Governments struggle to enforce “living wage” laws

SEATTLE — States and cities whose lawmakers proudly passed “living wage” laws are finding it difficult to make sure employers actually pay their workers accordingly.

Seattle and San Francisco, and the states of Oregon, California and New York are phasing in wage increases that will grow to $15 an hour or more.

Evidence of compliance is plain to see in the hours-worked total on most pay stubs, but state and federal laws don’t require employers to routinely provide this crucial detail to the government. Without this data, wage enforcers who are empowered to investigate generally wait until a worker complains.

And many workers — especially those in precarious situations — fear they’ll be fired if they speak up.

“It’s pretty shocking how common the violations are,” said Donna Levitt, director of the labor enforcement office in San Francisco, which began ramping up to $15 an hour last year. Her office has recovered more than $10 million in back wages since 2004.

The new laws are meaningless without proactive enforcement, labor advocates say, citing research that shows roughly one in four businesses nationwide already cheat their workers out of minimum wages.

“It’s just so pervasive and so rampant,” said Haeyoung Yoon of the National Employment Law Project.

Her group advocates higher fines to give employers more incentives to follow the laws, along with tougher enforcement nationwide.

“There’s just not enough boots on the ground to wipe it out, because the problem is so enormous,” Yoon said.

Without a proactive approach, officials aren’t even sure how many violators are out there.

“We often get the question: What’s the compliance rate?” Levitt said. “We have no idea.”

Enforcement is expensive, but some state and local officials and advocates envision recovering the costs of investigations through higher fines, or anticipating more revenue as more people are paid their legal wages.

Some employers simply ignore or misunderstand these minimum wage laws. Others deliberately underestimate the hours their employees work, or require them to work unpaid and off-the-clock.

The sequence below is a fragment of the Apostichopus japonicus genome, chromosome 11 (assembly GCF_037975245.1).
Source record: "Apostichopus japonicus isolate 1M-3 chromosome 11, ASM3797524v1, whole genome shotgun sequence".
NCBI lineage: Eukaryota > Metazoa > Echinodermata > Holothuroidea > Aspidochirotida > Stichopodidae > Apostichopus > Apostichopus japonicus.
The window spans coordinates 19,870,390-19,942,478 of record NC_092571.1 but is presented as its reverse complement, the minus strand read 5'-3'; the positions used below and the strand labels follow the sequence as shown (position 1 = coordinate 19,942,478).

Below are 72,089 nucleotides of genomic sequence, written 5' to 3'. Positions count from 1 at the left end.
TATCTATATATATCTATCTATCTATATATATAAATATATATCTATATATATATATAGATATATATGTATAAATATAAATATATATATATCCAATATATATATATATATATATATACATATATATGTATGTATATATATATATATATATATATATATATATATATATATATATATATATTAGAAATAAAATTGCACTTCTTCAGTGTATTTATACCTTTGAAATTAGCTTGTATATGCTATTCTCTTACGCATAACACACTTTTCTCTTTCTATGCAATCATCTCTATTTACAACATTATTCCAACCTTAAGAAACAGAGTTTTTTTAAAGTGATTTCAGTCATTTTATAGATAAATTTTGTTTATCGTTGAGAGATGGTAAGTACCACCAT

Tiny SeaTac, Washington, has effectively outsourced enforcement to the courts since it became the nation’s first city to require wages of $15 an hour or more in 2014.

More than a dozen class actions were filed this year on behalf of workers in and around Seattle-Tacoma International Airport. Attorney Duncan Turner estimates the total owed them in back wages, overtime, related benefits and potential penalties could add up to $62.5 million.

“We want to see justice for all of the workers,” he said.

In Seattle and San Francisco, most violators have come to the cities’ attention through employee complaints.

Investigators then examine pay records for all employees at the business, to protect the complainant and because they assume the problem affects more than one worker, said Dylan Orr, director of Seattle’s labor standards office.

In the past year alone, Seattle has investigated 106 businesses and completed cases against 23 others, levying fines and payment of back wages totaling more than $172,000. They ranged from restaurants to retail stores to larger companies providing cleaning services.

Many weren’t aware of the wage law’s details, but others were simply taking advantage of their employees, many of whom are immigrant workers, Orr said.

A strip club called Pandora’s Adult Cabaret became one of the first businesses in Seattle forced to pay thousands of dollars in back wages to employees under the new law. Owner Joe Walker blamed the $3,200 mistake on his payroll company, which he said was “out of touch with the real world.”

San Francisco has examined 40 complaints during the same time period — a much smaller caseload in a city with more businesses. Officials suspect that’s because San Francisco has long had its own minimum wage requirements and Seattle has not.

Authorities are moving to a more proactive enforcement posture in some places.

Seattle is adding five investigators to its enforcement team and looking at ways to find violators before employees turn them in. Oregon lawmakers have allocated money for three investigators, who will likely focus on any industry showing a pattern of wage violations, Labor Commissioner Brad Avakian said.

The enforcement of California’s new minimum wage law, meanwhile, is provided for under an existing state law authorizing proactive investigations of industries with a history of breaking labor laws.

New York’s Labor Department plans to wait for workers to turn in their employers, and will represent the employees in court if the department can’t persuade the businesses to pay up.

Some worry such passive approaches won’t reach all workers.

“It’s hard to stand up to someone who has power against you,” said Nicole Keenan, who directs the Fair Work Center, a nonprofit Seattle hired to educate people about the new wage requirements. “When we give a presentation, about half the people in the room say their rights have been violated.”

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